A complete picture of compliance metrics: Input from an EHS expert

Better outcomes from deeper insights. EHS compliance expert Bruce Adler shares his take on getting more out of your compliance metrics.

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by Bruce Adler

Love them or hate them, compliance metrics are key to every company’s success. Yet many EHS professionals find themselves unsure of how to best approach them. Despite dealing with a mountain of countless outputs every day, all this data still might not add up to the full compliance picture. In this Q&A, Senior EHS Counsel for 28 years at the General Electric Company, Bruce Adler shares his insight into using numbers to address needs behind non-compliance.

Beyond identifying risk areas, why are compliance metrics important for EHS professionals?

In short: It’s essential that EHS professionals speak the same language as the business-decision makers who run the company. Those decision makers use metrics daily to determine how they’re doing and how they should do it better, faster, less expensively – whatever the goals are. Whether it’s inventory turns, cash flow, customer response time, or any other economic measurements, metrics used on a day-to-day basis and are a part of the fundamental operational DNA.

For EHS teams to be successful in that environment, it’s essential for them to think in the same way and to talk the same language. Compliance metrics are an important element of that process. You need to ensure that they demonstrate performance and that the money management spends on the function has an impact. EHS metrics are often the “normal outputs,” such as air exceedances or number of injuries. They’re not always the right metrics, or at least not the only metrics, but they’re a way of demonstrating how the EHS function is doing. Told correctly, you can leverage that story to make the case for your role, your desired budget, and your EHS compliance program roadmap.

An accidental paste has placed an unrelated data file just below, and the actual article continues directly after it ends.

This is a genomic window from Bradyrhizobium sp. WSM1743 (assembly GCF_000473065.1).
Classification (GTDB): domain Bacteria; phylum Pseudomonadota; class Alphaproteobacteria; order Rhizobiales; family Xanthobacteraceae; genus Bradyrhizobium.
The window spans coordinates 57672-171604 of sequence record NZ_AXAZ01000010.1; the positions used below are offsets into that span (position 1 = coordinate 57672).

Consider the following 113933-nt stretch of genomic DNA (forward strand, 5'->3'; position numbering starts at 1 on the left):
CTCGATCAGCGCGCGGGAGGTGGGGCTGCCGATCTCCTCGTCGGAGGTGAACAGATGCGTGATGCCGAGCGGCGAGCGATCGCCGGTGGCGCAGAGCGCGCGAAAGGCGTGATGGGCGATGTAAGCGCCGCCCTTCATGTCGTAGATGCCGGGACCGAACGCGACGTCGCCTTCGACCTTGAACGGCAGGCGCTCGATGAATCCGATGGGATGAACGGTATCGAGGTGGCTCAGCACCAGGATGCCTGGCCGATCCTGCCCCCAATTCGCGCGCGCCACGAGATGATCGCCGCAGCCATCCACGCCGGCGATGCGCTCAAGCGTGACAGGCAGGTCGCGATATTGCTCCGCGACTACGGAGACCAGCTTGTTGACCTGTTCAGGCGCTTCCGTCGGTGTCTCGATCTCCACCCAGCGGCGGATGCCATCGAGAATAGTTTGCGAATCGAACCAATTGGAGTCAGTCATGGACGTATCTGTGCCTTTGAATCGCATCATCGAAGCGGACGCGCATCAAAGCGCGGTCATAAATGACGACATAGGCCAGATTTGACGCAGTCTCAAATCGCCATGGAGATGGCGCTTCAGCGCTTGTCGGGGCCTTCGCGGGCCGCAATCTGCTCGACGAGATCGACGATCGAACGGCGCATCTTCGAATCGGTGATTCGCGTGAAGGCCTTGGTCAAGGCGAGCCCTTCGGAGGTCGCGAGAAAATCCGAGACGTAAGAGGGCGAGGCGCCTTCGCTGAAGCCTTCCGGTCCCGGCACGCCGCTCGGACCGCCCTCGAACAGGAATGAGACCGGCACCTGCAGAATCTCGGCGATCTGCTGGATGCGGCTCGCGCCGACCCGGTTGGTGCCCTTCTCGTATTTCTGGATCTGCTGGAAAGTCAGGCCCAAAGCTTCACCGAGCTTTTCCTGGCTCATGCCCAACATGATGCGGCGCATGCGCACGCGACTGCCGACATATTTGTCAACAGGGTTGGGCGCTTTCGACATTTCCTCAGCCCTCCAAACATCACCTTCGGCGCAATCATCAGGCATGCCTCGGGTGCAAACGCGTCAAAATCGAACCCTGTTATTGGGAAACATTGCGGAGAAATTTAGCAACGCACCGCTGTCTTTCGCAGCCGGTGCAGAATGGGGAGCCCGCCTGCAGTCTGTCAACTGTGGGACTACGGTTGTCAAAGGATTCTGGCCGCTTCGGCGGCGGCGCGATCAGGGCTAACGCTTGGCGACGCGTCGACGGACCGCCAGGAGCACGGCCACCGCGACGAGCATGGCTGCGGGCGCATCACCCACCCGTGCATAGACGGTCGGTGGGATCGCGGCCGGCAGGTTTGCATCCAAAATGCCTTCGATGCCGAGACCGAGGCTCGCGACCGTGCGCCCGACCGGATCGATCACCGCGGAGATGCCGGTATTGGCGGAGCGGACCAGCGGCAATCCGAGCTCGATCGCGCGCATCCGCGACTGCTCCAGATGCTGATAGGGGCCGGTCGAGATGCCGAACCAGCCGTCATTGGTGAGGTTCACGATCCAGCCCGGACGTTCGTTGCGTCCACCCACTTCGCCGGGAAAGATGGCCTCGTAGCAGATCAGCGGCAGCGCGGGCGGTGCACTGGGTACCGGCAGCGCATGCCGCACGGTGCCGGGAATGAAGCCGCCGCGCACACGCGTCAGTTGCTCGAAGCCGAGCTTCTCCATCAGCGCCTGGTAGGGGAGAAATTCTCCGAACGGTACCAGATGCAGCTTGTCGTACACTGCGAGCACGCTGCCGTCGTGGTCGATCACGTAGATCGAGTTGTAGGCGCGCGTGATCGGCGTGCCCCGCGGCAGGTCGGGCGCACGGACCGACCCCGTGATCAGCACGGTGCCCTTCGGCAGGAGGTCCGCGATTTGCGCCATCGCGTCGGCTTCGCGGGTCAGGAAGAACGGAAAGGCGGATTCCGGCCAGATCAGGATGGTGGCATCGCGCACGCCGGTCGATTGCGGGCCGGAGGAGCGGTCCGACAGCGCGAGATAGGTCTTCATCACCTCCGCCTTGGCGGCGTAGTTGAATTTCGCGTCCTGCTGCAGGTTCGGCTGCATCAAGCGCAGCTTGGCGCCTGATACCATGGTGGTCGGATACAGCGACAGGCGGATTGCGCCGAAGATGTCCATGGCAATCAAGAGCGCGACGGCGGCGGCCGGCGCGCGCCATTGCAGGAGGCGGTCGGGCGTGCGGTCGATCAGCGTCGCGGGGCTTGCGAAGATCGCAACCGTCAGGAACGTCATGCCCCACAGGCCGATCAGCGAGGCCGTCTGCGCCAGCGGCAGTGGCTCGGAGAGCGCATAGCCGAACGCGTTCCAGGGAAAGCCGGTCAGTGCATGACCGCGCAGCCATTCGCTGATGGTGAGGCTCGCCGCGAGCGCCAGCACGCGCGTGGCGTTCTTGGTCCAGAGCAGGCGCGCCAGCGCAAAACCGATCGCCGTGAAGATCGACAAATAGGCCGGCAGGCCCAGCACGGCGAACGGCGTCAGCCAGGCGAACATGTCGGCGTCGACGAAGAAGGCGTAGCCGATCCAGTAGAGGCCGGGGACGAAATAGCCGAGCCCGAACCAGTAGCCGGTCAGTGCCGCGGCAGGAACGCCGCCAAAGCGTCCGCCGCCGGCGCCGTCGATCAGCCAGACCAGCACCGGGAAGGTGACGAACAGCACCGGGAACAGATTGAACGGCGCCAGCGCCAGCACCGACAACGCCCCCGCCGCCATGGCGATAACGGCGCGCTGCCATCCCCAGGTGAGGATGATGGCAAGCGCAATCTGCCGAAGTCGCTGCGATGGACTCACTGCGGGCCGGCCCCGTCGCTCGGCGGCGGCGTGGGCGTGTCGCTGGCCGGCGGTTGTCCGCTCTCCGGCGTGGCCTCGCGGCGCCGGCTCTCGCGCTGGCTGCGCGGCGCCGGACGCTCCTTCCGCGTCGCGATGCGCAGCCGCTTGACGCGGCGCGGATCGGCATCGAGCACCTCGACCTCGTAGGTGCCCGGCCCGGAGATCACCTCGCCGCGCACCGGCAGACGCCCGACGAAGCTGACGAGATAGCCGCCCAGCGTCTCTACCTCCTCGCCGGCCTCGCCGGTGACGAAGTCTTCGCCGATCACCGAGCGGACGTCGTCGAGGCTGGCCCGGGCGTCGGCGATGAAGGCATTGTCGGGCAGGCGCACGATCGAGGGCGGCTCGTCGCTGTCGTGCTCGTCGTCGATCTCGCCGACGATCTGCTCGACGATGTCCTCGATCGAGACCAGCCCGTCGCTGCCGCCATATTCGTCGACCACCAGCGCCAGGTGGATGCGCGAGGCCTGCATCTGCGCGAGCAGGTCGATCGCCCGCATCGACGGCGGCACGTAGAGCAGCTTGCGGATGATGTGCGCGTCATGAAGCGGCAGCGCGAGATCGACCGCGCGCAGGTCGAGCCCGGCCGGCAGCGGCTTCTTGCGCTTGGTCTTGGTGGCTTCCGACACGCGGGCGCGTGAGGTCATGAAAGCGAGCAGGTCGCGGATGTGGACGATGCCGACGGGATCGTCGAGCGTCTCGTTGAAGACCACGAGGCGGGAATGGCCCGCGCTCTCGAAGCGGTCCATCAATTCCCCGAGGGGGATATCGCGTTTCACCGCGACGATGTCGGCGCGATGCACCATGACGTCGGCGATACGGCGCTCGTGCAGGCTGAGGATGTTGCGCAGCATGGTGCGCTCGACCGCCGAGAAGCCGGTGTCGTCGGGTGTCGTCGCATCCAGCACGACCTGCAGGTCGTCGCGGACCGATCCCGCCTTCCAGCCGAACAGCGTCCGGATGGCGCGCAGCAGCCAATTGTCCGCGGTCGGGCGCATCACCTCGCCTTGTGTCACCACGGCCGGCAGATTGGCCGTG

What are the “right” EHS compliance metrics to measure?

Let’s group it into buckets. In the first bucket there are the standard compliance metrics, or those “normal outputs” we mentioned. Even though these metrics have weaknesses, they hold information that everyone, and especially corporate, needs to know. These include event outcomes like penalties, injuries, releases, and exceedances. They’re the things that hurt people or impact the community – or show up in the newspaper. These compliance metrics make up the baseline snapshot of what you’re doing. Event outcomes are easy to understand and explain – and are the first things asked about if something goes wrong. But because they’re output metrics, they only track things that have already gone wrong.

That leads us to the second bucket: “intangibles,” which are harder. This bucket covers compliance metrics for behavior that can precede – and hopefully prevent – “failures,” such as injury or exceeding emissions limits. You need a way to measure your preventative efforts to more effectively mitigate non-compliance in the end. Ask yourself what action you can do that would result, over time, in reducing those back-end numbers. That might be proactive, such as training, or reactive, such as accident investigations.

Why aren’t “normal” compliance metrics, like exceedances, enough?